This week I’m focused on some extended QA for some work we’re putting out soon.
QA means “Quality Assurance ” in this biz.
QA is derived from a variety of practices that stem from the middle ages apparently, which have in recent times been consolidated into the ISO 9000 family of standardized + auditable practices an organization can take on to streamline its processes. According to the wikipedia entry linked, the ISO 9000 series are based on seven quality management principles (QMP):
- QMP 1 – Customer focus
- QMP 2 – Leadership
- QMP 3 – Engagement of people
- QMP 4 – Process approach
- QMP 5 – Improvement
- QMP 6 – Evidence-based decision making
- QMP 7 – Relationship management
While Tlon has yet to adopt the ISO 9000 standard of QA, I will note that of the seven principles listed above, it might be apt to describe my own focus in terms of QMP IV and QMP V:
- Process Approach: A desired result is achieved more efficiently when activities and related resources are managed as a process.
- Improvement: Improvement of the organization’s overall performance should be a permanent objective of the organization.
Historical QA is interesting, I highly recommend looking into it.
In the last week I’ve been reading a little more than I have been in the previous weeks. I’ve started a handful of books and have managed to complete one or two. I’ve been watching some interesting things too. Have you heard of Love Island (UK)? Have your heard of the various K-Dramas out there? Do you know what Reena looks like? Are you aware of the ideological patchwork that comprised the samizdat of the early american revolution?
It’s not that interesting, but here are select moments from some media over the last few weeks.
If you’re interested in what I’m interested in, you might find the above interesting.
An idea I’ve been meaning to expand upon for several weeks now is this conceit that designing digital interfaces, or software more broadly, is more like designing organs, prosthetics, or body parts, than it is designing “spaces” or “architecture”.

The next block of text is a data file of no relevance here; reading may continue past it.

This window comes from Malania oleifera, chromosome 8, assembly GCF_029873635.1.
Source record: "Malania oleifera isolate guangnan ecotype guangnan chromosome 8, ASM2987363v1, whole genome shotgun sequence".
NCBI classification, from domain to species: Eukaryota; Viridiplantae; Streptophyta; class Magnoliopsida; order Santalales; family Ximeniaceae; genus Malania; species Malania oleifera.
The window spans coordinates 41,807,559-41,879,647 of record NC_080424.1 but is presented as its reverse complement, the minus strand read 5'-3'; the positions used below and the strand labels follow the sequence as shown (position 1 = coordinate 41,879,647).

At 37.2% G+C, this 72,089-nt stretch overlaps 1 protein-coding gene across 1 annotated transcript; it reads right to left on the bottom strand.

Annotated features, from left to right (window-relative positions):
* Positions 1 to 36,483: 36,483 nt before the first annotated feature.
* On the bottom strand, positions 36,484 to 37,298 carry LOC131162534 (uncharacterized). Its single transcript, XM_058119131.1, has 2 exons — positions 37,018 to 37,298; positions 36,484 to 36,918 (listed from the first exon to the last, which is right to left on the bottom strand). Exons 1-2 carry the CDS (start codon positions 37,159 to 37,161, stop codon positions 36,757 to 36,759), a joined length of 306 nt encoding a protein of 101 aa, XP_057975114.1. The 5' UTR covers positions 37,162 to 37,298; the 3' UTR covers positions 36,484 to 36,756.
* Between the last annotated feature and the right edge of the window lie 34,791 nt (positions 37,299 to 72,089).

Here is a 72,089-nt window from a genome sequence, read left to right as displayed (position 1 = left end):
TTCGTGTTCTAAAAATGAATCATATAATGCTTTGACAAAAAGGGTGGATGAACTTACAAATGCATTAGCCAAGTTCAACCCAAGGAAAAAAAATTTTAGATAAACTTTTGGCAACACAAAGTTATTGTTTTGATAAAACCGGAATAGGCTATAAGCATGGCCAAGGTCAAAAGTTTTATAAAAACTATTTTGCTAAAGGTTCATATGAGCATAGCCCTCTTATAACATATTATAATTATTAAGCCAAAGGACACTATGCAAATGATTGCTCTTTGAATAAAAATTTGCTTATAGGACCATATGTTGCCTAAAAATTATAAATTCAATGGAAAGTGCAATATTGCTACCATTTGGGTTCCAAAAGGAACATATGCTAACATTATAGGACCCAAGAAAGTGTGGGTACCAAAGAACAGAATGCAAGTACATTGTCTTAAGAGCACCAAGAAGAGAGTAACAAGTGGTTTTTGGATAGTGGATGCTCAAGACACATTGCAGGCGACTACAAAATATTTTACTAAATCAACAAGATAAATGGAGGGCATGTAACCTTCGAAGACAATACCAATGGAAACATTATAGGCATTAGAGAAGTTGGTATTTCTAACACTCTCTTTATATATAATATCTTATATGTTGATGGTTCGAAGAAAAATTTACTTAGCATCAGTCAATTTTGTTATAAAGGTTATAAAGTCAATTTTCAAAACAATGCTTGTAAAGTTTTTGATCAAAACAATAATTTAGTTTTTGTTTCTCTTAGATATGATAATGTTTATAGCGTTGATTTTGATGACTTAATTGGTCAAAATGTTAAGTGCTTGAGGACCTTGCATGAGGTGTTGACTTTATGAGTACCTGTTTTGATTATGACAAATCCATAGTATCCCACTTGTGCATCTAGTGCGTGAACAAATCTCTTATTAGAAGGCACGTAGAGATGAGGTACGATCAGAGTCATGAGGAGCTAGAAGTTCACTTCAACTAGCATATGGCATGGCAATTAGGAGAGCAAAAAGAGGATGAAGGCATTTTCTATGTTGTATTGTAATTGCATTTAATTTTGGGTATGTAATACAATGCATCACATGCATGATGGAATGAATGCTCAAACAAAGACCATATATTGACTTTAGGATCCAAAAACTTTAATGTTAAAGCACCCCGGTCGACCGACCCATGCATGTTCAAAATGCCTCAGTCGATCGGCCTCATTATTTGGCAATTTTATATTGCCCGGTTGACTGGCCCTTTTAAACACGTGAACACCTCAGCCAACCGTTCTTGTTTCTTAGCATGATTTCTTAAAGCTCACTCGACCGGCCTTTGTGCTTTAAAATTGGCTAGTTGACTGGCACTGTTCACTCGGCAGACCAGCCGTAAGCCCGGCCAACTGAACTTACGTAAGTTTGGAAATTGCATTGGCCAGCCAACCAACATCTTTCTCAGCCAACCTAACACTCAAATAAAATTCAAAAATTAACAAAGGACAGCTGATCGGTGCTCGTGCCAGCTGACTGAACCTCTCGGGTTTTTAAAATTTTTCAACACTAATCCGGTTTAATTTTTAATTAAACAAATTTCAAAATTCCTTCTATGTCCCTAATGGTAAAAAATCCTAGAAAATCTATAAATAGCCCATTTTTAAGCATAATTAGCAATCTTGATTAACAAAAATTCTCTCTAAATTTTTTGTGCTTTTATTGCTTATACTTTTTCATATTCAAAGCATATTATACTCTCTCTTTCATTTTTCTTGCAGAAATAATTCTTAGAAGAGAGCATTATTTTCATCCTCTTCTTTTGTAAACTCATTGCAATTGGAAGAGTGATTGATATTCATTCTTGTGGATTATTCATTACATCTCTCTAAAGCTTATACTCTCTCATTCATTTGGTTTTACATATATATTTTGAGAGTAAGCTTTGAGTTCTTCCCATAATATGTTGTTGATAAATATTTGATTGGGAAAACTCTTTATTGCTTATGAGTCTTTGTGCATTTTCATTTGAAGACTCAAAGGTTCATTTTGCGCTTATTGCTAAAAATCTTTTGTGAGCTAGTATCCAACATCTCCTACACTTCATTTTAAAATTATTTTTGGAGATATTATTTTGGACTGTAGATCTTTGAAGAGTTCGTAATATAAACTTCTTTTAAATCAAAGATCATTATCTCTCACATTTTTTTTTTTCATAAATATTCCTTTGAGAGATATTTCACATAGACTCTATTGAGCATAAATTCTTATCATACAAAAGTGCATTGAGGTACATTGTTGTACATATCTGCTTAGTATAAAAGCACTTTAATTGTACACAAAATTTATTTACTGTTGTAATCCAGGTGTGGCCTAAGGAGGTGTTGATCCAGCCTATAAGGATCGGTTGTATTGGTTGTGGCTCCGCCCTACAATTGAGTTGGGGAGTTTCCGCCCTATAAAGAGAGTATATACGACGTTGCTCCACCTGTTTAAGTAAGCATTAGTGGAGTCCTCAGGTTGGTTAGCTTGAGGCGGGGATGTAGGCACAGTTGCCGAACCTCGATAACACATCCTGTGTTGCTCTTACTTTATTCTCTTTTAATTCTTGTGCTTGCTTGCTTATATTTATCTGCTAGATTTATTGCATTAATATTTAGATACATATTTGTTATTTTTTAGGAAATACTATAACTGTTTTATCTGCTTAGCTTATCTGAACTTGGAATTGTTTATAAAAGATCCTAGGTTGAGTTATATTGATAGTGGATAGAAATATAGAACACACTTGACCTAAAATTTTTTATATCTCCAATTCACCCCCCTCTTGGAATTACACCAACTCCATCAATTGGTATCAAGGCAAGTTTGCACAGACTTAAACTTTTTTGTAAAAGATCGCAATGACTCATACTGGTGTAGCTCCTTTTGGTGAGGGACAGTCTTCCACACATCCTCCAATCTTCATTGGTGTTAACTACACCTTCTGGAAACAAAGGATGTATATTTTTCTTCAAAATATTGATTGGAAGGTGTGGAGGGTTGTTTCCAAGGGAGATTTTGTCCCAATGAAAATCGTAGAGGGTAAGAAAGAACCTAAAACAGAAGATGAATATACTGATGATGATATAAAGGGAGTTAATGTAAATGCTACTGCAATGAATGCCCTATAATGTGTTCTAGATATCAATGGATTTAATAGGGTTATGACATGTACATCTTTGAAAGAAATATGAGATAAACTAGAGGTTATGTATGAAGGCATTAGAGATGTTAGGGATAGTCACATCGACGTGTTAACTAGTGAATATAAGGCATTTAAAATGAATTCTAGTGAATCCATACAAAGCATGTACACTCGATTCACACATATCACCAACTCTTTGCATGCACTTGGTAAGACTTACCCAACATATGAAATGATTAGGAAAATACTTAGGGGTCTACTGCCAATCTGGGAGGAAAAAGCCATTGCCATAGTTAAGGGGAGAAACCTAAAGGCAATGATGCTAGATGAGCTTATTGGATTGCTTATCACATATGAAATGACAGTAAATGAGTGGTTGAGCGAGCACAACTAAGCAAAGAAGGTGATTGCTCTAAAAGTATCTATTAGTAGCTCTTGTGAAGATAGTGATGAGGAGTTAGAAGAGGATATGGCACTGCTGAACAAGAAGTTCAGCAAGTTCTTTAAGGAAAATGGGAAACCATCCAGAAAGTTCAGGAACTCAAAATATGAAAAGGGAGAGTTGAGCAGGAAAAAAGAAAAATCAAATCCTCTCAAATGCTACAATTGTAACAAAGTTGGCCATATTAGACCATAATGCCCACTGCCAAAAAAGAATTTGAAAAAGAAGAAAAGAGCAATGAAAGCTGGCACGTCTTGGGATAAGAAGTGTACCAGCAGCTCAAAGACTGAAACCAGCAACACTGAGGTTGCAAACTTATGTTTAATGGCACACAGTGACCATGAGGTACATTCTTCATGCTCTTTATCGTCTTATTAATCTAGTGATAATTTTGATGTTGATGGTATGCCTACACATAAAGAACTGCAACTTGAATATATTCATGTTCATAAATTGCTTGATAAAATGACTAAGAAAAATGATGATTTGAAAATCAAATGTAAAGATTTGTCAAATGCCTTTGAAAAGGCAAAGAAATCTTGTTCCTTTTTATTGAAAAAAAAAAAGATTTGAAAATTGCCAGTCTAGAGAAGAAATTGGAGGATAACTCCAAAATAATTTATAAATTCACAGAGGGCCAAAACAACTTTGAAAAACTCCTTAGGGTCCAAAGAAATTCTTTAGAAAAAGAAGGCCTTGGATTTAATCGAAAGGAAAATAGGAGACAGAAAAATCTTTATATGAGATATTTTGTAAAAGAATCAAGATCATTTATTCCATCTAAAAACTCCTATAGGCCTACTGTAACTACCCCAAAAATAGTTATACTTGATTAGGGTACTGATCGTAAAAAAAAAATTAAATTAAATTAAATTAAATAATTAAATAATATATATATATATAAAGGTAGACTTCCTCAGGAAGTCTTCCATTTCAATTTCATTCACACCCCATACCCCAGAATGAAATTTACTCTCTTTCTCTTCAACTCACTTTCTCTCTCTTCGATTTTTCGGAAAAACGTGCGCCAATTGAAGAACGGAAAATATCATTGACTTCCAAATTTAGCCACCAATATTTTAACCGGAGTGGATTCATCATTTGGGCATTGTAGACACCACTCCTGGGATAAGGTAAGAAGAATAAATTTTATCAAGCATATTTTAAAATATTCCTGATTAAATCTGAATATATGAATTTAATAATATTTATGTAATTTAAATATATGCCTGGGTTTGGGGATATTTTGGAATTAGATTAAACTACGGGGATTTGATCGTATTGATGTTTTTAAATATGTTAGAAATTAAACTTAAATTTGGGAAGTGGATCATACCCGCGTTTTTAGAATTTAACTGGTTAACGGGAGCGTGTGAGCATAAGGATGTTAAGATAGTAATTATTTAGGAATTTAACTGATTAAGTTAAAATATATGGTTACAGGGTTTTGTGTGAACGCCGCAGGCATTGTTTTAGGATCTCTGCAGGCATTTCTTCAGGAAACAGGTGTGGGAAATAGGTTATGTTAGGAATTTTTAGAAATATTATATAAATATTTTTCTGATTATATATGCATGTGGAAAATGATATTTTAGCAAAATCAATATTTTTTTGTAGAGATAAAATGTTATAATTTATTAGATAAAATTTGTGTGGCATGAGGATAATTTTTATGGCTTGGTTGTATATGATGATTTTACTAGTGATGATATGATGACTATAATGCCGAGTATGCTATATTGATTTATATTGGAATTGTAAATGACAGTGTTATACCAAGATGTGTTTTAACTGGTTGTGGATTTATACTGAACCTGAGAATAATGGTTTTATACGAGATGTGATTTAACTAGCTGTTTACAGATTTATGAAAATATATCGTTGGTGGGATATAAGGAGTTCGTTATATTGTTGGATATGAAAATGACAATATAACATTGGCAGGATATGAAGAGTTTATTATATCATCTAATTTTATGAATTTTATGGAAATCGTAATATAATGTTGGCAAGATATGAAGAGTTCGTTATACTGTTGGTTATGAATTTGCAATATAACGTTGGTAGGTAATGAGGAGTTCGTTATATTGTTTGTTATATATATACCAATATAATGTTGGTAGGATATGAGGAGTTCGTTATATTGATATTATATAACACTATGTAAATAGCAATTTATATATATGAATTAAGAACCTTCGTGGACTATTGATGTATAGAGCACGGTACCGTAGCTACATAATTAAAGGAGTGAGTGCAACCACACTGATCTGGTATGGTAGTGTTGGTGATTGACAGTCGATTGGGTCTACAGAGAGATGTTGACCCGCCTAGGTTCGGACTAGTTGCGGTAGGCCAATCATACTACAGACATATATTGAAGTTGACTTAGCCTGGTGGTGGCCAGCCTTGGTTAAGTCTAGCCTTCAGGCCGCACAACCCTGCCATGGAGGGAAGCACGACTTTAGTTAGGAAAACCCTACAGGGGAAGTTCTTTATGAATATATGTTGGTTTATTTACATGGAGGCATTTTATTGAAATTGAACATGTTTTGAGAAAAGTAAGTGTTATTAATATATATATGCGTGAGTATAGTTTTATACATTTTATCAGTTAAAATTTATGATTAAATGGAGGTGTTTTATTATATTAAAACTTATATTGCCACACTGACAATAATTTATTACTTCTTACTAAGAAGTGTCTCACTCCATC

This isn’t a new idea, far from it actually: McLuhan is a well-trod reference point here in his expansions that media–mediums are artificially-constructed means to extend one’s sight, cognition, or social standing in the global village.
My contribution to this realm of thinking doesn’t altogether build upon McLuhan’s core theory, but I find in my own day-to-day work, the problem of constructing a new body for people to explore new digital worlds is constantly top of mind.
One thing I’ve been meaning to particularly expand upon is the idea that a bodies’ capability is generally illegible from a distance: One can’t really determine whether someone is a professional dancer or trained fighter by simply looking at another’s body. Sure, broad conceptions of out-of-shape-ness or in-shapeness might hold to be coarsely true, and one can guess at another’s ability to climb a steep rock face by observing for a moment, but at the end of the day, a body’s capability is essentially a shrouded thing. Some of the most peak-athletic individuals I know are missing limbs or are “disabled” in some form or another, so again, to reiterate: You really can’t get a sense of what a body is capable of from a mere glance. This is fundamentally true.
Along a similar river of thought, one can’t typically gaze upon an interface and determine how it’s intended to be used, or what type of data it can/will/should contain.
Try as one might, there really is no strictly-defined “interface reason” I can’t upload a 3D model to Twitter, and yet I’m mysteriously barred from doing so.
Is there an interface that exists to suggest I can append a 3d model to the Twitter timeline? Without the ability to directly manipulate or interact with a given digital interface, there’s really no way to tell what the thing does at the end of the day.
What text can I highlight? What text can I click? What shapes can I tap? What data can I send to and fro? What connects to what, and to who? Do police use this website? Are people breaking the law on this app?
In at least one respect, a digital interface is like a body in the sense that it’s truly illegible at a distance. In many respects, very few interfaces are designed to be used “at a distance”, to begin with. There are a lot of spots in this comparison, but in my daily idling it feels like an essentially-correct stance.
I’ll write more about this later